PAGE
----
Readers of National Pain Report and social media groups for chronic pain communities may recognize her name. Trini Yeager is a chronic pain patient about whom I wrote and on whose behalf I spoke in a broadcast segment of KOGO News San Diego in December, 2019. I joined anchor/commentator Marilyn Hyder in pointing out that thousands of people like Trini are being denied safe and effective pain treatment due to the arbitrary and unscientific misdirection of public policy regulating prescription opioids.
Trini’s pain began with spontaneous development of lower back pain, rather than an accident. A doctor did lower back surgery, and then referred her to another physician after pain persisted. An epidural spinal injection was administered in an effort to block her pain. Although the injection procedure is widely used and highly lucrative for some healthcare providers, it is not FDA-approved. For Trini, it made her pain far worse by generating scar tissue on nerves branching from her spine. She describes the pain as “pouring hot oil down my spine.” The diagnosis was “adhesive arachnoiditis”.
For several years, Trini was treated by a primary care provider and by Dr Forest Tennant, one of the foremost experts on chronic pain in America. She had a limited but real quality of life and function, with enough pain control to be engaged with her family, and to occasionally leave her home for normal community activities. All of that changed when Dr Tennant was forced out of medical practice by trumped-up charges of a San Diego prosecutor.
Like others among Dr Tennant’s patients, Trini sought on-going care with other pain management specialists. And like others, she was repeatedly turned down by physicians afraid of being persecuted as Dr Tennant had been, if they continued her on high-dose opioid analgesic therapy. She reached out to radio broadcasters and to her California State Senator, Patricia Bates, advocating in her own behalf. The State Medical Board disclaimed responsibility for referring her for care. Senator Bates’ Chief of Staff and the office of Governor Newsom slow-rolled her with platitudes and avoidance, perhaps secretly hoping that she would just “go away.” In other words, that she would actually die.
As her previous prescriptions ran out, Trini grew desperate and suicidal. Late in December, she was admitted three times to a local emergency room, treated overnight for intense pain and then released without any referral for on-going specialist care. Trini’s primary care physician continued working on her behalf. To avoid inundating this brave physician with similarly desperate inquiries, I won’t offer a name.
However, the doctor’s work finally paid off. After referring Trini for palliative pain care four times and for hospice care three times, an eighth referral was accepted. A local hospice service visited and evaluated Trini at home. Her diagnosis of adhesive arachnoiditis was accepted as a recognized incurable and critical disorder, and her pain medications were restored within hours. Methadone was added to her treatment plan, to address her nerve pain. Methadone is recognized as effective in this role, apart from its applications in addiction management and harms reduction.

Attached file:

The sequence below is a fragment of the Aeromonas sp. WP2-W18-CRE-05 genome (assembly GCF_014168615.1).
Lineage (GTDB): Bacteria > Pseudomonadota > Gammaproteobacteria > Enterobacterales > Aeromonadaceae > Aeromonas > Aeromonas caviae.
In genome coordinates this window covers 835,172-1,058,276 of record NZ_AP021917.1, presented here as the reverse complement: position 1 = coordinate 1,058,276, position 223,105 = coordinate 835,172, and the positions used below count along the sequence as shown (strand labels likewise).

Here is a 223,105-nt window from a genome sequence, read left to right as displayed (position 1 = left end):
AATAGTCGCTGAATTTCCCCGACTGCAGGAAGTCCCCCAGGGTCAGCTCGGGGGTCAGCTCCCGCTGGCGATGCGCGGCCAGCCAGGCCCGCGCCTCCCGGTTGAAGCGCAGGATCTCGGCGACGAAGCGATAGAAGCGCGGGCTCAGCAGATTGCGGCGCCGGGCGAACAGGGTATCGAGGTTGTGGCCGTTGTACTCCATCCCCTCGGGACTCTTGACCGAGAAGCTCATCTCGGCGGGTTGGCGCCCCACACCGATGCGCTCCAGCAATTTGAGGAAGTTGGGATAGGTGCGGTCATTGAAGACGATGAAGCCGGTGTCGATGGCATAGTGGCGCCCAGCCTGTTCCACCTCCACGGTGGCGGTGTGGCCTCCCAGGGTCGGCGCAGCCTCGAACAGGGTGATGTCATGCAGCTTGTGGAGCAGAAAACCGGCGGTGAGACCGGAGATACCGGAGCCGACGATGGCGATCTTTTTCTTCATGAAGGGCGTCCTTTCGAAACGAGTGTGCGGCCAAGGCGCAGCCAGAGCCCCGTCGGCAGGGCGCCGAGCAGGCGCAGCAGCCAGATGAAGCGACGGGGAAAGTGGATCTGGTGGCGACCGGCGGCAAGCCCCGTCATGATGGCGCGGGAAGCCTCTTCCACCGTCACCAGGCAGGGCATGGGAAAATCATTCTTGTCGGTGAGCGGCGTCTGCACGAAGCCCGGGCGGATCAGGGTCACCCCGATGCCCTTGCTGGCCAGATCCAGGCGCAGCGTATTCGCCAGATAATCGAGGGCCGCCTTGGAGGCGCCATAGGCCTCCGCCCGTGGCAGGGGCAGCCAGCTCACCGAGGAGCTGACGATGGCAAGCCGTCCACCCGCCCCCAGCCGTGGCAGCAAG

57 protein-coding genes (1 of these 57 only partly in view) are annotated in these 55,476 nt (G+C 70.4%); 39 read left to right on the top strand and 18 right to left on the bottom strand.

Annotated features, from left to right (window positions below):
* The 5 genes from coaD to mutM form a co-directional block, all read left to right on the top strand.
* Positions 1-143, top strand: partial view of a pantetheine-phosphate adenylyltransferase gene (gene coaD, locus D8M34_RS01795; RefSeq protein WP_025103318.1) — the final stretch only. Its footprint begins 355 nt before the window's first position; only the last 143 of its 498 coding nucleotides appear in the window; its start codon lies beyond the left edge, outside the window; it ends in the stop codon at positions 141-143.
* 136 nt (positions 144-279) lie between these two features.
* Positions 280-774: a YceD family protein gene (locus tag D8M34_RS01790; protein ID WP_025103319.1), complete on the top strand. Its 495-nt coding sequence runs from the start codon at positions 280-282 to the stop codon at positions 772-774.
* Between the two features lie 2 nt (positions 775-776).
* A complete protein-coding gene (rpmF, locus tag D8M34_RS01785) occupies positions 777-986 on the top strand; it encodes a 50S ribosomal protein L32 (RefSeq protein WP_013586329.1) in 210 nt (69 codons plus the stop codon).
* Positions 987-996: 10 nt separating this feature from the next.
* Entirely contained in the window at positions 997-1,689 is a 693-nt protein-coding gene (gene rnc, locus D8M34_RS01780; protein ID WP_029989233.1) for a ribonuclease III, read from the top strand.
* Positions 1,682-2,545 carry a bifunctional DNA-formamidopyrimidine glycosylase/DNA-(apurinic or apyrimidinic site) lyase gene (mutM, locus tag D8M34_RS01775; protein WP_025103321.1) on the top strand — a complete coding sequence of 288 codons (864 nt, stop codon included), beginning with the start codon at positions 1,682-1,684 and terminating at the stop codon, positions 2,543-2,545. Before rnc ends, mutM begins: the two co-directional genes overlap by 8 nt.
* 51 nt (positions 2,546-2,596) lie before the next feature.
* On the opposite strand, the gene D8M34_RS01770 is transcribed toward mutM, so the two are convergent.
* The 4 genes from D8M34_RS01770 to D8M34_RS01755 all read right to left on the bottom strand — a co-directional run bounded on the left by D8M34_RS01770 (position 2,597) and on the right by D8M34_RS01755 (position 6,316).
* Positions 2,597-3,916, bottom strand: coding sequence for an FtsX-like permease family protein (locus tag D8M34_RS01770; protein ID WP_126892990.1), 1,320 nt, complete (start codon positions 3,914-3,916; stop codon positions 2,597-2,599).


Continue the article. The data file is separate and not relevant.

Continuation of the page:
For the first time in weeks, Trini is today adequately medicated and able to sleep. Her insurance covers the cost of her hospice care in her parents’ home. Her immediate crisis has been addressed.
But she is one of many thousands who face similar circumstances all across America. Federal and State public policy on prescription opioids needs to be rapidly and profoundly redirected. The notion that our opioid crisis was created by physicians “over-prescribing” opioids to people like Trini is a mythology, if not an outright lie. The US CDC knows from its own published data that over-prescribing did not make this crisis, yet they refuse to get off their collective posteriors and fix the mess they made.
Unbiased medical professionals and knowledgeable patient advocates could rewrite the 2016 CDC guidelines for prescribing opioids in a month. We don’t need the two-year cycle of argument and back-door wrangling proposed last December by the CDC Center for Injury Prevention and Control.
The nation may require Federal and State legislation to turn this crisis around in the face of such intransigence. But if so, here is a model that might be adapted to the purpose: http://face-facts.org/lawhern/congress-clean-up-this-mess/ .